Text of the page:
A spot of easy listening never goes a miss – on British singer Aaron Taylor’s new album. ‘The Long Way Home’ is slick and smooth throughout, giving off that classic D’Angelo neo-soul vibe that is impossible to listen to in a stationary fashion. Full-sounding jazzy choruses and grooving drum beats make this a great release.
7. Pablo’s Eye – Spring Break
Reissue culture is a funny one – a lot of old records are re-pressed that don’t need to be. The same can’t be said for ‘Spring Break’ by Pablo’s Eye – a forgotten Belgian psychedelic and ambient techno group. This record was first released in 1995, and gained minimal acclaim. Listening to the complex, ultra-clear studio sounds on this record make you astounded at how ahead of the times this album is. The songs send you into an ulterior world of imagination and peace, with immaculate mastering and gorgeous drum patterns. Not only does this release slot right into the modern day, but it fits right at the forefront.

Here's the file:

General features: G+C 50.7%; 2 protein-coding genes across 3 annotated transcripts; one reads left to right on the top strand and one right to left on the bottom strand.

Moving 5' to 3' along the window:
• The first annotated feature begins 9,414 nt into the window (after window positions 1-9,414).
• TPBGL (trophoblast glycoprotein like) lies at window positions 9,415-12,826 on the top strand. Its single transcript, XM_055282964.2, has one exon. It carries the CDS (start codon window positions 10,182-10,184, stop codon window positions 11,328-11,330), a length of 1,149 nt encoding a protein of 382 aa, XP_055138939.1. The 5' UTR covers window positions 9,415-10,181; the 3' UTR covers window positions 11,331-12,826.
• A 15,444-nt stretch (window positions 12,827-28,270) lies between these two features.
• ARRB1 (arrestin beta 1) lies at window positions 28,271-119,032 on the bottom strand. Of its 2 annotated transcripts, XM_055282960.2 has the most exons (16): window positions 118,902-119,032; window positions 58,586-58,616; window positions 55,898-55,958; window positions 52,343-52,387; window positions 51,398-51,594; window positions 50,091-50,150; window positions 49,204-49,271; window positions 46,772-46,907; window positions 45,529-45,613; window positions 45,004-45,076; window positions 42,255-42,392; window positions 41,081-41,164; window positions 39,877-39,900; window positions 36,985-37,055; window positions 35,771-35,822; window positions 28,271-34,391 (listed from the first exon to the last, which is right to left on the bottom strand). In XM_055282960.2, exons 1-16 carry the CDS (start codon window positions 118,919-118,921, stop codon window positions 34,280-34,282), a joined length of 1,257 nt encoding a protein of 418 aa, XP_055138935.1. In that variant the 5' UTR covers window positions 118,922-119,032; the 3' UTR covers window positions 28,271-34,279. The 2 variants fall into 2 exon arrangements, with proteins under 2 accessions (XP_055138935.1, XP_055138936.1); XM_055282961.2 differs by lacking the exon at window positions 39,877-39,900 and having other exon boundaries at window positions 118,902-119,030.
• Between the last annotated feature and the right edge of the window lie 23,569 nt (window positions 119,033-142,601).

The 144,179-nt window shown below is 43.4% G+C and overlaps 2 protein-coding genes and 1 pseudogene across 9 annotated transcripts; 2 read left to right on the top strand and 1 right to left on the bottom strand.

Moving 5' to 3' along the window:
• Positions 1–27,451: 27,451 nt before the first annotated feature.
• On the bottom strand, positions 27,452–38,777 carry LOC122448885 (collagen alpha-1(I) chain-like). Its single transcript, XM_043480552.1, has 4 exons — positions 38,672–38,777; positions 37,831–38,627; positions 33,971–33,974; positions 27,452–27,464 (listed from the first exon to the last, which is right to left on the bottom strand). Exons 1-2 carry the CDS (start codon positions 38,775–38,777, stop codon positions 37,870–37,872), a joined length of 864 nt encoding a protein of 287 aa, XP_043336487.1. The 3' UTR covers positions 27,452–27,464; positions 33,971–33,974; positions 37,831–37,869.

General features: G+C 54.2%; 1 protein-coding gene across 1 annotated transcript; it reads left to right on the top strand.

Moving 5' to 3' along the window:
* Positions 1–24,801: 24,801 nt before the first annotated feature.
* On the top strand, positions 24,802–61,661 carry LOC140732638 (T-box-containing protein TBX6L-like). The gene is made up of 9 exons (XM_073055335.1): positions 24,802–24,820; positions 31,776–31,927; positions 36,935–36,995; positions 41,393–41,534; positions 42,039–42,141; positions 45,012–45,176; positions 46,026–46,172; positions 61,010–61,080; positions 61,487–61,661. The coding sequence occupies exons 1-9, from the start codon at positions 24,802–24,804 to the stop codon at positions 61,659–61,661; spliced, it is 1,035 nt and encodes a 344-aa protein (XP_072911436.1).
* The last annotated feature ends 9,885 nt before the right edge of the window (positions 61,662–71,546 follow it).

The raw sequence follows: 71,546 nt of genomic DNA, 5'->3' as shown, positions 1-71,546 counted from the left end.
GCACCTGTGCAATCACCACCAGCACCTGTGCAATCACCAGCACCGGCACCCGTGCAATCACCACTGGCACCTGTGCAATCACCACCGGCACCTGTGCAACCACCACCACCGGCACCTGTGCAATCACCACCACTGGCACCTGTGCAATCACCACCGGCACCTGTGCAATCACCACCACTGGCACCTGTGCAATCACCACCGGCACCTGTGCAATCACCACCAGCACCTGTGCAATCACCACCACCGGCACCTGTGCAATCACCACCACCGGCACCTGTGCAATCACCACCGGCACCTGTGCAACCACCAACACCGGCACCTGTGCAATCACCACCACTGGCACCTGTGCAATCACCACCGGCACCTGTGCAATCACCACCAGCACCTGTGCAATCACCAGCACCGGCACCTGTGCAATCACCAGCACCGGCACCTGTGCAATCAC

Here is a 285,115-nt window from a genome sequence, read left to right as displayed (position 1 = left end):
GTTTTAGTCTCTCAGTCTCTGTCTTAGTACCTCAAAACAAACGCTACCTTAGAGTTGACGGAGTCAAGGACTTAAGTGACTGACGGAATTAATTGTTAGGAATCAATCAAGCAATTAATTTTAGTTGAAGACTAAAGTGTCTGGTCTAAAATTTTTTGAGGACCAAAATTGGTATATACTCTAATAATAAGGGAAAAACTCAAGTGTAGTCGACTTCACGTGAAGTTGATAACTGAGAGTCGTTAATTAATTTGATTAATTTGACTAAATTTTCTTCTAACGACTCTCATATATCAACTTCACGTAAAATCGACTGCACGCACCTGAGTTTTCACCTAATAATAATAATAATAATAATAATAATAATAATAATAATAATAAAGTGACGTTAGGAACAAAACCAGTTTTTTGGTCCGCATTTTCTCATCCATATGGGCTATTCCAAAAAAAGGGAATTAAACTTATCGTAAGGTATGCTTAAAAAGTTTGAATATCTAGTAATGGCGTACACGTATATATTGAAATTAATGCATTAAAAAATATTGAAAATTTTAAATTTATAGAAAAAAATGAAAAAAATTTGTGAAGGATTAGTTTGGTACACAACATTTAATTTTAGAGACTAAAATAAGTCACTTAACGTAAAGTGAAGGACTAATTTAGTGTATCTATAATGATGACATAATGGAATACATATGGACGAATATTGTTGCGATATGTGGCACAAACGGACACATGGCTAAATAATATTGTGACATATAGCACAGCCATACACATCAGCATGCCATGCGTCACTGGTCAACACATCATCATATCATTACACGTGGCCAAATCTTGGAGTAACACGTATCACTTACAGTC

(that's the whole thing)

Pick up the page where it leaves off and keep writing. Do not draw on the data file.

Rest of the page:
6. Kamaal Williams – The Return
Kamaal Williams’ up-tempo, cruising style of jazz music would slot nicely into an old PS2 edition of ‘Need For Speed’ or ‘GTA’ – low-riding, stank-facing but unassuming composition. The young south-Londoner has been amidst the South London scene for a while, having released work under the alias Henry Wu via the Rhythm Section International label. The dissipation of his duo with Yussef Dayes has led to this point – a debut album under his own name, which is not just a collection of great songs, but a smooth and exciting body of work.
5. Skee Mask – Compro